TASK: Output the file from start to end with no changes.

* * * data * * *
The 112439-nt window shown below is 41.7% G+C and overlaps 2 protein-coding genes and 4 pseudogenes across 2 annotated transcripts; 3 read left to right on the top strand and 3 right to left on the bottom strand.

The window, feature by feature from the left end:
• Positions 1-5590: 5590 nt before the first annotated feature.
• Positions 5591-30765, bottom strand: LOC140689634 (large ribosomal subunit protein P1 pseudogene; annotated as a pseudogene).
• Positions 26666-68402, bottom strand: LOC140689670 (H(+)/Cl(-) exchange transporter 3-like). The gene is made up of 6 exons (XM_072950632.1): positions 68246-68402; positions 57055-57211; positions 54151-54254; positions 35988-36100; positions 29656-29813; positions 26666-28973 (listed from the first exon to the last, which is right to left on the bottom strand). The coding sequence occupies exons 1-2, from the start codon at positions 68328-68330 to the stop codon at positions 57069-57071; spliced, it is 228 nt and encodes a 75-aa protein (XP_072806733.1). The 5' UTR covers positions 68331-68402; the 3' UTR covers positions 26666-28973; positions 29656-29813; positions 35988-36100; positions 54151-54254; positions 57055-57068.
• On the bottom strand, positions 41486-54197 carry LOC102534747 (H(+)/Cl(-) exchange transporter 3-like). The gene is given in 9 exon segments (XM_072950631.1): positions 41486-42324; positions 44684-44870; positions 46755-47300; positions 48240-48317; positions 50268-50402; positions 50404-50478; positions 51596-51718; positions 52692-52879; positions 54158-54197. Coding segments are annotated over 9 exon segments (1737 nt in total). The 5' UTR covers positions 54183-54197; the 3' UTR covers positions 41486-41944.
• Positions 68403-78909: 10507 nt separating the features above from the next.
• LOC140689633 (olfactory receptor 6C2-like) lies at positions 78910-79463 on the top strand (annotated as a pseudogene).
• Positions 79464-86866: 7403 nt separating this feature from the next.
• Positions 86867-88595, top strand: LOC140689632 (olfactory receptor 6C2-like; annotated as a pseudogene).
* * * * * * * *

The 112439-nt window shown below is 41.7% G+C and overlaps 2 protein-coding genes and 4 pseudogenes across 2 annotated transcripts; 3 read left to right on the top strand and 3 right to left on the bottom strand.

The window, feature by feature from the left end:
• Positions 1-5590: 5590 nt before the first annotated feature.
• Positions 5591-30765, bottom strand: LOC140689634 (large ribosomal subunit protein P1 pseudogene; annotated as a pseudogene).
• Positions 26666-68402, bottom strand: LOC140689670 (H(+)/Cl(-) exchange transporter 3-like). The gene is made up of 6 exons (XM_072950632.1): positions 68246-68402; positions 57055-57211; positions 54151-54254; positions 35988-36100; positions 29656-29813; positions 26666-28973 (listed from the first exon to the last, which is right to left on the bottom strand). The coding sequence occupies exons 1-2, from the start codon at positions 68328-68330 to the stop codon at positions 57069-57071; spliced, it is 228 nt and encodes a 75-aa protein (XP_072806733.1). The 5' UTR covers positions 68331-68402; the 3' UTR covers positions 26666-28973; positions 29656-29813; positions 35988-36100; positions 54151-54254; positions 57055-57068.
• On the bottom strand, positions 41486-54197 carry LOC102534747 (H(+)/Cl(-) exchange transporter 3-like). The gene is given in 9 exon segments (XM_072950631.1): positions 41486-42324; positions 44684-44870; positions 46755-47300; positions 48240-48317; positions 50268-50402; positions 50404-50478; positions 51596-51718; positions 52692-52879; positions 54158-54197. Coding segments are annotated over 9 exon segments (1737 nt in total). The 5' UTR covers positions 54183-54197; the 3' UTR covers positions 41486-41944.
• Positions 68403-78909: 10507 nt separating the features above from the next.
• LOC140689633 (olfactory receptor 6C2-like) lies at positions 78910-79463 on the top strand (annotated as a pseudogene).
• Positions 79464-86866: 7403 nt separating this feature from the next.
• Positions 86867-88595, top strand: LOC140689632 (olfactory receptor 6C2-like; annotated as a pseudogene).